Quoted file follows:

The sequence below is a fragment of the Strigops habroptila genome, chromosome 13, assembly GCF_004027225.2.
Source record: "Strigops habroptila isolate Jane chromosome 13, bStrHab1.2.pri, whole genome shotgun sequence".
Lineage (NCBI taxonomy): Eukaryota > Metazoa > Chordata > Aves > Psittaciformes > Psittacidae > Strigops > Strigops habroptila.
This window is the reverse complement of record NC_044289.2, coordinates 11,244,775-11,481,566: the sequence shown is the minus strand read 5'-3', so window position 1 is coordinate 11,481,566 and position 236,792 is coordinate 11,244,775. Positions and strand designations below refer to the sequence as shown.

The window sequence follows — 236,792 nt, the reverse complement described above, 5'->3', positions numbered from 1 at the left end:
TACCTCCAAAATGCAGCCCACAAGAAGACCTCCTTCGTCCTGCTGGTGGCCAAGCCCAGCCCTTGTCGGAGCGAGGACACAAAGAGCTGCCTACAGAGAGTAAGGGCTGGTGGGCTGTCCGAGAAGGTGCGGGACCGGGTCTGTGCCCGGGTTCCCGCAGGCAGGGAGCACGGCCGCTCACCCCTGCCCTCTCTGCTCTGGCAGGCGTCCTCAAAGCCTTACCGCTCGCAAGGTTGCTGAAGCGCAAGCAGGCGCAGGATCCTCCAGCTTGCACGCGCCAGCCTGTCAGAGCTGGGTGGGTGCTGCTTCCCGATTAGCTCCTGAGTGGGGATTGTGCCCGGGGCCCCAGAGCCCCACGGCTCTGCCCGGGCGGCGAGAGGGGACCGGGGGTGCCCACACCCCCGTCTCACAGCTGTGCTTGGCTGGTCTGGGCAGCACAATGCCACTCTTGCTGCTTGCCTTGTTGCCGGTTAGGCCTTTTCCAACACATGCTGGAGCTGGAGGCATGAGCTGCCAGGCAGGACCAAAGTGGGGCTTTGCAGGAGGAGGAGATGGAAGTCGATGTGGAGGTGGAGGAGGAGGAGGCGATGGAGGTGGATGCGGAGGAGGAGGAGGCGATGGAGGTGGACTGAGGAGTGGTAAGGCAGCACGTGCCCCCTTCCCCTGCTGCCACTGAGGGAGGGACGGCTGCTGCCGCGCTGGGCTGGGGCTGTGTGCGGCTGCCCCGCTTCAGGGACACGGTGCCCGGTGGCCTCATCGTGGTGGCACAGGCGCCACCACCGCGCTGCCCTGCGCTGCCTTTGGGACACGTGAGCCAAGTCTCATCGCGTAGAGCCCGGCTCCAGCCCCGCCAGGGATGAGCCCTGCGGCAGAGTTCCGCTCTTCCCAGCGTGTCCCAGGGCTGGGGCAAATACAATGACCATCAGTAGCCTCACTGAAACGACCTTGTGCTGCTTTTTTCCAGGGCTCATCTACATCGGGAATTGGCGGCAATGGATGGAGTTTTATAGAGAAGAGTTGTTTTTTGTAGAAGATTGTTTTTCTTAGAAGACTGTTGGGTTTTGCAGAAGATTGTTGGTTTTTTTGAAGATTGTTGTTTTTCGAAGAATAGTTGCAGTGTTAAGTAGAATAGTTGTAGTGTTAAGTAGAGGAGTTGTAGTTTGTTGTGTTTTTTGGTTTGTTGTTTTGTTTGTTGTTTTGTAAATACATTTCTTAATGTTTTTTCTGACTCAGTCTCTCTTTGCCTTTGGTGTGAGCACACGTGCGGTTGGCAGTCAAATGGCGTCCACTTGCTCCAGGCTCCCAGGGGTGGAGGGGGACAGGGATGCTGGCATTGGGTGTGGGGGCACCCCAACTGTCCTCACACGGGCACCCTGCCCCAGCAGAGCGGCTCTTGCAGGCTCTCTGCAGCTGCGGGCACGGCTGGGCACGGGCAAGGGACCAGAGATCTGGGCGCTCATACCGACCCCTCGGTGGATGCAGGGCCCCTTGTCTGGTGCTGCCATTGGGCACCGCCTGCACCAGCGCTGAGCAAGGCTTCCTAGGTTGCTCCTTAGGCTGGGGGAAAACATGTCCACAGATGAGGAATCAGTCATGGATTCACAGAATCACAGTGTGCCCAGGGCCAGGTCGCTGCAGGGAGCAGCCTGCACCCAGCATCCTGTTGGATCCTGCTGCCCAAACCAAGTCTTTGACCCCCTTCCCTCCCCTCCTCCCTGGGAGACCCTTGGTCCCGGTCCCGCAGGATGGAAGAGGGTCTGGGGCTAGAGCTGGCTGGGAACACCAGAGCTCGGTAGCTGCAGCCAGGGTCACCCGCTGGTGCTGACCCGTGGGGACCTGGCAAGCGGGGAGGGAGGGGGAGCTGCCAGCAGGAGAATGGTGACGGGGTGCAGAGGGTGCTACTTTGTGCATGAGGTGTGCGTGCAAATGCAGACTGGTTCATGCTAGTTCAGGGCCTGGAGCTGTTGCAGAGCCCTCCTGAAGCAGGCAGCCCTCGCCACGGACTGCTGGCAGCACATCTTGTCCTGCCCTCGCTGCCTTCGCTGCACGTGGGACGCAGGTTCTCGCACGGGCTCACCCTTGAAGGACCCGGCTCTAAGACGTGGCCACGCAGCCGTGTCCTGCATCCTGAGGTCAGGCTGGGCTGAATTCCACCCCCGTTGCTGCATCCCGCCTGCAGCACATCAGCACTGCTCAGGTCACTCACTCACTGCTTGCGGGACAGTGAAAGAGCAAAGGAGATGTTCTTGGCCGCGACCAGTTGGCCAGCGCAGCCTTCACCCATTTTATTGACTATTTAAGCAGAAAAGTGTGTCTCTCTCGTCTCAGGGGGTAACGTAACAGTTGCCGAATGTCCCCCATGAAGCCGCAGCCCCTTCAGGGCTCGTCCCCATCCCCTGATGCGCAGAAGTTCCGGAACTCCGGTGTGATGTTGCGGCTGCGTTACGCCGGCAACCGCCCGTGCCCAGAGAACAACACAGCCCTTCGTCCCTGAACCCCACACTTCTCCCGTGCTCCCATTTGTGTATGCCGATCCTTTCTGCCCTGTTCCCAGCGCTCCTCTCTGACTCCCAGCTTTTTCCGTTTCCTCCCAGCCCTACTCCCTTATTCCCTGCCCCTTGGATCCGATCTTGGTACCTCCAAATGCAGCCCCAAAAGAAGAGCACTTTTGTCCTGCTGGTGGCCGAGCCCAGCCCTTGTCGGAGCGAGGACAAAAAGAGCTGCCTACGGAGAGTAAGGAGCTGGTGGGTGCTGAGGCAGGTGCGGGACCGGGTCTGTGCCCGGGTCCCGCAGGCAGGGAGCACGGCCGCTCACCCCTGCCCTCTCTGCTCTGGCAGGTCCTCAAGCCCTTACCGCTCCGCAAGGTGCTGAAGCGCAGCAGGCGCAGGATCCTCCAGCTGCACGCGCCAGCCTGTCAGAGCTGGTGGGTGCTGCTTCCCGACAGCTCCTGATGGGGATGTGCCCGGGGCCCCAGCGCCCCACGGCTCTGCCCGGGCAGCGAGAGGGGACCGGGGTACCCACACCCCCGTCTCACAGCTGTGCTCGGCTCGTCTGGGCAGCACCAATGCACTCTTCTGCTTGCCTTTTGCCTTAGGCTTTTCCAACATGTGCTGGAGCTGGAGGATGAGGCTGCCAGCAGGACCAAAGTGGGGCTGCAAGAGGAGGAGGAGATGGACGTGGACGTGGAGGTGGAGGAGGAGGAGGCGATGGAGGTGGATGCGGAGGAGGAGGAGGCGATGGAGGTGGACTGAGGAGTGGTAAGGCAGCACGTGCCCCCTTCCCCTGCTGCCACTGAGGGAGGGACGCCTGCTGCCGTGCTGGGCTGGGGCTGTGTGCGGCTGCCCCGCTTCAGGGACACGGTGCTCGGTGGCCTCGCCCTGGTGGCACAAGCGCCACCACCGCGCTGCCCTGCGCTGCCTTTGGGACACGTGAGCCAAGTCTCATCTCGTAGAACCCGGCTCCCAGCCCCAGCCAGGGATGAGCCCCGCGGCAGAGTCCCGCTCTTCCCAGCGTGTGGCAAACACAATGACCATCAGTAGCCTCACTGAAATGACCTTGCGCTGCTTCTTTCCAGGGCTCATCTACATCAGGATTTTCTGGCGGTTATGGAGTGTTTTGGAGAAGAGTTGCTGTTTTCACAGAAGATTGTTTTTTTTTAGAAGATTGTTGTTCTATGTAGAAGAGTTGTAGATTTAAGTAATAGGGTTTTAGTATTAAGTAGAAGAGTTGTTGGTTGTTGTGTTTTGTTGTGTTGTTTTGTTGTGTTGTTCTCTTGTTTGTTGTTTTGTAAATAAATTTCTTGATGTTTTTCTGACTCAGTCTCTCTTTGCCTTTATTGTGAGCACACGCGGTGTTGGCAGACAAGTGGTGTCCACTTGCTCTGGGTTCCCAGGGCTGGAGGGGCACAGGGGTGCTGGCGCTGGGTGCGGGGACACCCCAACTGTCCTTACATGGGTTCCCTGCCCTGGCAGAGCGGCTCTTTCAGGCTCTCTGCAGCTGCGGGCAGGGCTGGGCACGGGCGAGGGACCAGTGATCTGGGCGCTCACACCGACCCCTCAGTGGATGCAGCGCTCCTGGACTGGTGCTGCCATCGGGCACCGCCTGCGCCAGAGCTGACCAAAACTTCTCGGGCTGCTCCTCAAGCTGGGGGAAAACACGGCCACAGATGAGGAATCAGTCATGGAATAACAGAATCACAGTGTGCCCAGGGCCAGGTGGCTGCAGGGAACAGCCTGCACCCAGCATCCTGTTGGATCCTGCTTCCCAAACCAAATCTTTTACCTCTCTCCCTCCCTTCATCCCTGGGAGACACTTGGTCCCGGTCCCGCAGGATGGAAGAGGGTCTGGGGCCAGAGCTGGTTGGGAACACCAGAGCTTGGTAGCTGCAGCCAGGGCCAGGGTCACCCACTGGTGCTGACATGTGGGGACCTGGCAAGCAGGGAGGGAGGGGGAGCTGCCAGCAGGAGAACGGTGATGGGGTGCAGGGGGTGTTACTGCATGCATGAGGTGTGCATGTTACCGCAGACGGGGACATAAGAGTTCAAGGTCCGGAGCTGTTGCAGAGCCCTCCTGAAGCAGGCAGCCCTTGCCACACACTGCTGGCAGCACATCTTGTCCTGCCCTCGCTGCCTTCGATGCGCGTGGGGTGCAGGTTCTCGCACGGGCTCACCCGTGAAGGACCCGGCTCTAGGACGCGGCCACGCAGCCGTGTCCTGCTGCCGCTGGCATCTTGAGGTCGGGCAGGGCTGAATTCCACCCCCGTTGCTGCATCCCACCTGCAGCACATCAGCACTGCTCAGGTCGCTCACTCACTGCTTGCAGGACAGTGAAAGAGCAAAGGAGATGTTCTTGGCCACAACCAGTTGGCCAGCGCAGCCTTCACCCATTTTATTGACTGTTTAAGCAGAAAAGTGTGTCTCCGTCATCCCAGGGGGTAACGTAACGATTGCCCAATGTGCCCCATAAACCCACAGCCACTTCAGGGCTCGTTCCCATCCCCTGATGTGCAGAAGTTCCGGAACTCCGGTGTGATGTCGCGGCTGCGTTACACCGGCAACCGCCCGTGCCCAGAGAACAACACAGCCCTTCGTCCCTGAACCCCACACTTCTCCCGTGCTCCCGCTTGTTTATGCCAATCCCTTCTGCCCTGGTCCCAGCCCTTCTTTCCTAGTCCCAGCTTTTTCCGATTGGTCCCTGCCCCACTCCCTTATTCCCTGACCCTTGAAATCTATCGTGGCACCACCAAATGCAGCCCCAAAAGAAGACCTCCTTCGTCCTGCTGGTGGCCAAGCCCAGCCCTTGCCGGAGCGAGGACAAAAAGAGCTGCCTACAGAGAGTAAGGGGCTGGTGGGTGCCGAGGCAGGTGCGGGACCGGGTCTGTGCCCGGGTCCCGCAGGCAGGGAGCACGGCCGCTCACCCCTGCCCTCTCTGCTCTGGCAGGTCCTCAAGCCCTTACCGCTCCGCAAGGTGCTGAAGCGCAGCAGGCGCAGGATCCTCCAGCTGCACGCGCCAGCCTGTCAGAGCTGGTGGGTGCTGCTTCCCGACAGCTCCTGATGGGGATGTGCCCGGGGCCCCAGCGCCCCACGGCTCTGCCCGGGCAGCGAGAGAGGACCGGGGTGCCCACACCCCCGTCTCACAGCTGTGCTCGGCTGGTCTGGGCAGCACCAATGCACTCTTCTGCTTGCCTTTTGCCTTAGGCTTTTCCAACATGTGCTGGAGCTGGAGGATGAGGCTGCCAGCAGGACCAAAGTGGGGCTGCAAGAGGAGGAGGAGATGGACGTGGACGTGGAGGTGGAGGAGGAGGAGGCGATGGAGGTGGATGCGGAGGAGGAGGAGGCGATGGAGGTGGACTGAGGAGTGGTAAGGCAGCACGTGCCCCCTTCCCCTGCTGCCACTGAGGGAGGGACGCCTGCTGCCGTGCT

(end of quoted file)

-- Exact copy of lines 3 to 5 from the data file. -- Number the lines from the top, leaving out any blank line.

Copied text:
Lineage (NCBI taxonomy): Eukaryota > Metazoa > Chordata > Aves > Psittaciformes > Psittacidae > Strigops > Strigops habroptila.
This window is the reverse complement of record NC_044289.2, coordinates 11,244,775-11,481,566: the sequence shown is the minus strand read 5'-3', so window position 1 is coordinate 11,481,566 and position 236,792 is coordinate 11,244,775. Positions and strand designations below refer to the sequence as shown.

The window sequence follows — 236,792 nt, the reverse complement described above, 5'->3', positions numbered from 1 at the left end: